Eating disorders are a mental illness, and anyone, at any gender, age, size, weight, socioeconomic background etc can have an eating disorder.

There are however certain criteria, one of which is related to weight, to be diagnosed with anorexia. However there are other forms of eating disorders which are just as serious and need help, support and treatment to get better.

Weightloss is just a symptom of an eating disorder, or for some eating disorders, weight gain is a symptom. But they are mental illnesses and can not always be seen from the outside. Many are functional sufferers, meaning they can live life somewhat normally but still struggle and suffer in silence – don’t be one of them.

If you are struggling – you need to seek help.

You don’t need to get sicker. You don’t need to lose more weight. You don’t need to look sick.

If you are suffering and struggling with an eating disorder and an unhealthy relationship with food and your body, then you should seek help. You may think you can live life and be ok, but in the long term it won’t last. You are still missing out on life and not truly living if you are suffering at the same time.

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And i understand that many think that they can’t seek help if they don’t look sick, because they won’t be taken seriously. But if you go a professional who is actually knowledgable then you should be offered help – whether it is talking to a therapist, getting help from a dietitian, CBT training, inpatient or day patient care. Whatever is best for your health and situation.

Don’t go your whole life struggling and suffering. Know that there is help and you don’t need to suffer in silence.

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There are consequences – physical and mental – that can occur over time if you don’t seek help. Anorexia has one of the highest mortality rates of psychiatric illnesses. And binge eating is actually one of the most common eating disorders- and there is presumed to be a huge amount of people struggling and who never seek help, making the percentage higher than what is documented. (I have had many ask me about binge eating and bulimia, so i plan to write a post/masterpost about this topic. Many find it incredibly embarrassing, whether they have just developed binge eating or whether they have transitioned from anorexia to bulimia, it is an awful dark circle and people find it incredibly embarrassing to talk about or seek help for. But also because of the embarrassment, many suffer in silence for years).

Know that you do deserve help, support and treatment for your eating disorder. Don’t think that you have to wait until you look sick or get sicker – eating disorders are serious nonetheless. And you can’t live a truly happy life if you are struggling and sick at the same time.

 

Micromanaging your food and your body just gives you a false sense of control – in actuality you don’t have control at all, it is your eating disorder, your illness that has control. Instead you are just running from the actual problem and the guilt and anxiety that goes along with recovery and facing your eating disorder. But the only way to recover and get better is to face your eating disorder and your fears, and deal with the actual problem. (And with help, support and treatment you can get better ways to learn to do that, as well as get support so you don’t have to try to face your fears alone.)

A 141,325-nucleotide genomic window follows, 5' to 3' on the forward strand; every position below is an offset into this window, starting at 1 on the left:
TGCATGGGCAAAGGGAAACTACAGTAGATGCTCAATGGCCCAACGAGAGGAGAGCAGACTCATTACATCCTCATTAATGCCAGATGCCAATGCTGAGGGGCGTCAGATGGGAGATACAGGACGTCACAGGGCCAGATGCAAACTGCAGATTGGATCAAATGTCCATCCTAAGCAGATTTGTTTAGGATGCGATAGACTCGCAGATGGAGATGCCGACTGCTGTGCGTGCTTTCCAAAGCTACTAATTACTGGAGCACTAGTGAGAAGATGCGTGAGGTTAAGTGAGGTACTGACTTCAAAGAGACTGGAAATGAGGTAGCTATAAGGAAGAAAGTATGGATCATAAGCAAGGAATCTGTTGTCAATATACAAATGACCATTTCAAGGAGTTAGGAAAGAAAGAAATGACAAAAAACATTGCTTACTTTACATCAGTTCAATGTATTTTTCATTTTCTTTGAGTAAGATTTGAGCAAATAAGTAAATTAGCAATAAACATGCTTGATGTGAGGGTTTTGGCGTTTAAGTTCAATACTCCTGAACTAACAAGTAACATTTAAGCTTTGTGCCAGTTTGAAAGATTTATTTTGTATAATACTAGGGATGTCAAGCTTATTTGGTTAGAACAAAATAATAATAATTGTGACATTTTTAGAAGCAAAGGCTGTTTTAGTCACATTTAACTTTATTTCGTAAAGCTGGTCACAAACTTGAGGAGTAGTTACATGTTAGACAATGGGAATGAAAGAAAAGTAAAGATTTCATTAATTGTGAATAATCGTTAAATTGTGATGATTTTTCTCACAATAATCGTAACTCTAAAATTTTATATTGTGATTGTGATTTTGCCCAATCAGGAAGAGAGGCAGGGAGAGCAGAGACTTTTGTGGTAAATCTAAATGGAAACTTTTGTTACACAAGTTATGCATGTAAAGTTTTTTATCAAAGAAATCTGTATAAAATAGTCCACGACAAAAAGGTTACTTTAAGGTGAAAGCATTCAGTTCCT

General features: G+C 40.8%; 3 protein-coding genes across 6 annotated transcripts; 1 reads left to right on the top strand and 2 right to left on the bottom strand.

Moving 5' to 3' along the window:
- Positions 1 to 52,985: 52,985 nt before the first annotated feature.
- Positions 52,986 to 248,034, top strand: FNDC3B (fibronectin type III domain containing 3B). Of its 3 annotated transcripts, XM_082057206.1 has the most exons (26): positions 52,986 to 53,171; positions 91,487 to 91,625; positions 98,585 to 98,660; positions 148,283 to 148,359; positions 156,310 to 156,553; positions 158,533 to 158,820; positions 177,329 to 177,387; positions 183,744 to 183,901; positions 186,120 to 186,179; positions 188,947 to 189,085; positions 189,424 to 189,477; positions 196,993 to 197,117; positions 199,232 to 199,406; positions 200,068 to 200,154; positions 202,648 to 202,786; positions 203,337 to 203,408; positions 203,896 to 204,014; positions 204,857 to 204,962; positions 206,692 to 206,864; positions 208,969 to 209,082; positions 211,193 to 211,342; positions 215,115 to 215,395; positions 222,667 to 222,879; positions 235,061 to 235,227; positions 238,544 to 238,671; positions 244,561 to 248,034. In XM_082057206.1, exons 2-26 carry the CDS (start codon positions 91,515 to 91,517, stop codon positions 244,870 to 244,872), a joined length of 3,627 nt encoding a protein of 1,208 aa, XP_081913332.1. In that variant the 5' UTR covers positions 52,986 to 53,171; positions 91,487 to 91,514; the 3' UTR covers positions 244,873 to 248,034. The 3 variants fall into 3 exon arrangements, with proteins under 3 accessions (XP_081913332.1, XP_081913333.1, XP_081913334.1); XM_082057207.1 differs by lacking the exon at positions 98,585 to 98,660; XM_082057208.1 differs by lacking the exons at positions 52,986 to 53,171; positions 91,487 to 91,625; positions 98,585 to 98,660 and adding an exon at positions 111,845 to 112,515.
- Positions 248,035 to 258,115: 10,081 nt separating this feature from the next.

And remember that just because you can eat doesn’t mean you are healthy or have a healthy relationship with food. If you feel that you have an unhealthy relationship with food, or you feel like food controls you or gives you guilt and anxiety, then you need to rethink your relationship with food.

Eating disorders come in one size… and that is miserable.

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How to get your period back

Losing your period can happen for many reasons, and it is important to figure out why your period is gone.

If it’s gone for just a month or two, it could just be signs that you have been overly stressed or maybe undereating/overexercising or you have had a hormonal imbalance. If your period has been gone for several months, it is important to talk to a doctor incase it is due to hormonal imbalance or problems with your thyroid that creates hormones or illnesses that can affect your hormones and menstrual cycle.

But it is also important to do something about why your period is gone. Most often not having your period is due to having too little weight and body fat, or overexercising and being very stressed. Those are things you can actually do something about without having to take medication and hormones.

 

My story:

When i was sick with anorexia and overexercising i lost my period for several years… i don’t think i had ever really had a regular period before it was gone as i was so young when i got sick. To get my period back i had to of course eat more and reach a healthy weight – and maintain that weight. I remember when i was half recovered and still underweight and got my first period in years… or well, it wasn’t actually my period. But i was convinced then that i was healthy and didn’t need to gain anymore weight, despite being around 5kg from my lowest healthy weight. However, it wasn’t until about a year or more later, after having reached and maintained a healthy weight for several months that i got my period back again. It was still irregular for several months. Also the times i have been very stressed or fallen into a cycle of a little too much exercising it usually affects my menstrual cycle. And after i stopped taking birth control it took about a year for my period to become regular again.